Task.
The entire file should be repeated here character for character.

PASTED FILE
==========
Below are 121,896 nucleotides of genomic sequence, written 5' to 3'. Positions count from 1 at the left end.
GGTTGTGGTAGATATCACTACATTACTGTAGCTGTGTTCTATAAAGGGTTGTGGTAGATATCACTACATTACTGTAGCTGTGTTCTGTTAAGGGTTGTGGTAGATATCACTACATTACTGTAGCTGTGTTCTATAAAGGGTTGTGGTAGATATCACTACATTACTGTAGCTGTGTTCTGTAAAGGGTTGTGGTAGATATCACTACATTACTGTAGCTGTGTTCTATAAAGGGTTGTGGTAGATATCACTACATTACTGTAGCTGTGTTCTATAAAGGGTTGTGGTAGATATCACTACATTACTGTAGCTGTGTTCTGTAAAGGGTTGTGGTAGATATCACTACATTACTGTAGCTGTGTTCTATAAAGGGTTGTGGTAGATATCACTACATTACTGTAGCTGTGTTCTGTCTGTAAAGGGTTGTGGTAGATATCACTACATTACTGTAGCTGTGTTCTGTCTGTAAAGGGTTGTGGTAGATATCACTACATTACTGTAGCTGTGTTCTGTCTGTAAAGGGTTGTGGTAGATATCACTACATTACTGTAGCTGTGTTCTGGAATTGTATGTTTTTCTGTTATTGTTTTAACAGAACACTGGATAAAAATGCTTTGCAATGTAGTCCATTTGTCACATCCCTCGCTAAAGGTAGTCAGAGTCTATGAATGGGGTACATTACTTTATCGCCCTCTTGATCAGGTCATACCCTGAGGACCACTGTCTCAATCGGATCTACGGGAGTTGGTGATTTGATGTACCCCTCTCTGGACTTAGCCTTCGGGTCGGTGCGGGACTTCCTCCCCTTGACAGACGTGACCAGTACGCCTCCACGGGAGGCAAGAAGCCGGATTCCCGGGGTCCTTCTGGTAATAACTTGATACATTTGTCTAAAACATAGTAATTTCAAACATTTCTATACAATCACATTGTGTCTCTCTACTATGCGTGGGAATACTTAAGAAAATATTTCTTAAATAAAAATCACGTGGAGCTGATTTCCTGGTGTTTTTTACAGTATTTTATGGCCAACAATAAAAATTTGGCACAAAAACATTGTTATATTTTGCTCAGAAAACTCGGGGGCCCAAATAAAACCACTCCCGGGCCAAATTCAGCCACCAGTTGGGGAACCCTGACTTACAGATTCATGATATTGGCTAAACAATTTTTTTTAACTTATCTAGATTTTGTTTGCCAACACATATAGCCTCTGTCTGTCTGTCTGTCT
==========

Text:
Below are 121,896 nucleotides of genomic sequence, written 5' to 3'. Positions count from 1 at the left end.
GGTTGTGGTAGATATCACTACATTACTGTAGCTGTGTTCTATAAAGGGTTGTGGTAGATATCACTACATTACTGTAGCTGTGTTCTGTTAAGGGTTGTGGTAGATATCACTACATTACTGTAGCTGTGTTCTATAAAGGGTTGTGGTAGATATCACTACATTACTGTAGCTGTGTTCTGTAAAGGGTTGTGGTAGATATCACTACATTACTGTAGCTGTGTTCTATAAAGGGTTGTGGTAGATATCACTACATTACTGTAGCTGTGTTCTATAAAGGGTTGTGGTAGATATCACTACATTACTGTAGCTGTGTTCTGTAAAGGGTTGTGGTAGATATCACTACATTACTGTAGCTGTGTTCTATAAAGGGTTGTGGTAGATATCACTACATTACTGTAGCTGTGTTCTGTCTGTAAAGGGTTGTGGTAGATATCACTACATTACTGTAGCTGTGTTCTGTCTGTAAAGGGTTGTGGTAGATATCACTACATTACTGTAGCTGTGTTCTGTCTGTAAAGGGTTGTGGTAGATATCACTACATTACTGTAGCTGTGTTCTGGAATTGTATGTTTTTCTGTTATTGTTTTAACAGAACACTGGATAAAAATGCTTTGCAATGTAGTCCATTTGTCACATCCCTCGCTAAAGGTAGTCAGAGTCTATGAATGGGGTACATTACTTTATCGCCCTCTTGATCAGGTCATACCCTGAGGACCACTGTCTCAATCGGATCTACGGGAGTTGGTGATTTGATGTACCCCTCTCTGGACTTAGCCTTCGGGTCGGTGCGGGACTTCCTCCCCTTGACAGACGTGACCAGTACGCCTCCACGGGAGGCAAGAAGCCGGATTCCCGGGGTCCTTCTGGTAATAACTTGATACATTTGTCTAAAACATAGTAATTTCAAACATTTCTATACAATCACATTGTGTCTCTCTACTATGCGTGGGAATACTTAAGAAAATATTTCTTAAATAAAAATCACGTGGAGCTGATTTCCTGGTGTTTTTTACAGTATTTTATGGCCAACAATAAAAATTTGGCACAAAAACATTGTTATATTTTGCTCAGAAAACTCGGGGGCCCAAATAAAACCACTCCCGGGCCAAATTCAGCCACCAGTTGGGGAACCCTGACTTACAGATTCATGATATTGGCTAAACAATTTTTTTTAACTTATCTAGATTTTGTTTGCCAACACATATAGCCTCTGTCTGTCTGTCTGTCT